Alaskan cold vs. The Rest of the U.S.

In the last week I have woken up to weather between -45F and -38F, today was a relatively balmy -18F when I sauntered out of bed at 9am, hmm...must have warmed up a bit while I slept in.

I had the pleasure last week at my real job of working a couple of contractors who were wanting to test some equipment at our facility. They met me in what I would call the equivalent of sweatshirts. I asked them whether they were ready to go and they said yes. I assumed they would be putting on their coats, but apparently said sweatshirts were their winter gear. So at -40F we all jaunted up to the roof of this 8 story building, me in my nice coat, gloves, hat, and scarf, and them in, well...sweatshirts and Old Navy gloves. Those poor guys. Not only were they freezing to the point where their fingers were numb, their nose hair had stalactites, and their glasses were unusable, but they had no idea how their equipment would handle the cold either. Apparently, they had left the equipment in the car over night. Bad decision. At -40F, LCD screens freeze, and it takes a long time for them to unfreeze.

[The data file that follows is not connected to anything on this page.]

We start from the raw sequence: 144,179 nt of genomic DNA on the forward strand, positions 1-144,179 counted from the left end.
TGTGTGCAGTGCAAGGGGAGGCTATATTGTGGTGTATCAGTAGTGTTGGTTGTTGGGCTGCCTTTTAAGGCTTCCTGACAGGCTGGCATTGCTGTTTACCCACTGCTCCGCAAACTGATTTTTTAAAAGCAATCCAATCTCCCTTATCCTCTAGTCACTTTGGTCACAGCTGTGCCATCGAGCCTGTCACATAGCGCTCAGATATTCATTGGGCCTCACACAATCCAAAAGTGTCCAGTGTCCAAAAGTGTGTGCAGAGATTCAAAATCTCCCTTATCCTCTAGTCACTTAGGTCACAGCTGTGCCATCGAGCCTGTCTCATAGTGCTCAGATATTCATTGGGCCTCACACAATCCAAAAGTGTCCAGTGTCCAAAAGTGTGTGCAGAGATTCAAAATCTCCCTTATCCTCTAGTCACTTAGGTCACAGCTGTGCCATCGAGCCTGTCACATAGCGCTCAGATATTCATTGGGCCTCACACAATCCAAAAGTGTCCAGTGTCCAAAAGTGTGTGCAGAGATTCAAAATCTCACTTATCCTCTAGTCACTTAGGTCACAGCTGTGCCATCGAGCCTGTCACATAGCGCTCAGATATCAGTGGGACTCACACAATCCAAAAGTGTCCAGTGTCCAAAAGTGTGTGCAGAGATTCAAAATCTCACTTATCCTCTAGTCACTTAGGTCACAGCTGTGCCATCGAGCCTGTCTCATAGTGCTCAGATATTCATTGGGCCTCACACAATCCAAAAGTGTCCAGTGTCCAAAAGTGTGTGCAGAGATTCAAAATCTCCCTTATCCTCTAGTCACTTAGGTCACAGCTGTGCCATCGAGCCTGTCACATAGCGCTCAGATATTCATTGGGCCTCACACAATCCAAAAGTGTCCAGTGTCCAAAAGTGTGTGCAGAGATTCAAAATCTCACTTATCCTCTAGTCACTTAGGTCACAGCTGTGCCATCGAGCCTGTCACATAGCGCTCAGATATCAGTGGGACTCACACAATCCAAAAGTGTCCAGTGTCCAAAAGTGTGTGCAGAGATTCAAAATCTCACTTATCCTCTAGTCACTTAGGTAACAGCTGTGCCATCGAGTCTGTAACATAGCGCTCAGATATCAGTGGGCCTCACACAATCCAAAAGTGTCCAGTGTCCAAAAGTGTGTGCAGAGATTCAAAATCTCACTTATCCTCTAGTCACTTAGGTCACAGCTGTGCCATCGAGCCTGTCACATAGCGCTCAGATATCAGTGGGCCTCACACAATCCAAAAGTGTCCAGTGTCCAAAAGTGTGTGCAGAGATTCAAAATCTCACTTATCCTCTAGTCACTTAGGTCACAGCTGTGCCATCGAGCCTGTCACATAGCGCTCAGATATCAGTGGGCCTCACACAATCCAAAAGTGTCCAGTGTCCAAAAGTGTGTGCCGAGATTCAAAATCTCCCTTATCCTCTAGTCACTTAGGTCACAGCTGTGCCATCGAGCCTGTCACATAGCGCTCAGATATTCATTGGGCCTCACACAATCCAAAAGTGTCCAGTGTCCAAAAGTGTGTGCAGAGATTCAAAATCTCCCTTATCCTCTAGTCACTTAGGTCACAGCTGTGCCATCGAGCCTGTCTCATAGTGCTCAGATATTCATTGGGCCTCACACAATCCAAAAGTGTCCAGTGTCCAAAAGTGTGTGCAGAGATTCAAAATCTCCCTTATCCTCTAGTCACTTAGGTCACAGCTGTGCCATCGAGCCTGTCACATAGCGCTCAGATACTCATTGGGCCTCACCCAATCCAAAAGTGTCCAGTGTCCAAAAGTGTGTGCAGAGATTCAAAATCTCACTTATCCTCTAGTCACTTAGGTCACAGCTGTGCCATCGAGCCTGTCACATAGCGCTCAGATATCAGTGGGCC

Also, extension cords are not all created equal. In arctic environments flimsy plastic cracks. You need a different kind of extension cord to get power outdoors in the winter. Trust me, this is coming from a person who has to plug in her car everywhere in the winter. When I first moved to Alaska, I thought everyone was very environmentally friendly as they all plugged in their presumably electric cars. No, turns out the plugins in all of the grocery stores, workplaces, and homes, are merely to keep the engine warm enough to start in weather colder than 20F.

So when anybody asks me why on earth I would apply to law school somewhere as miserable as Seattle or Chicago I tell them that the weather could only get better. I currently live in a state where for much of the year it is too cold to snow. Think about that. Chicago, phh, when the dean called me it was 20 above zero, that's warm. And Washington sate, during their cold spell was 30. In Fairbanks Alaska, when it hits 20 above on a regular basis in the Spring, people start breaking out their shorts. This is part of the reason why Texas is not being considered as a law school destination and why hubby is only considering Arizona because of the proximity it has to his numerous male relatives, all of which have boats for his water-skiing pleasure.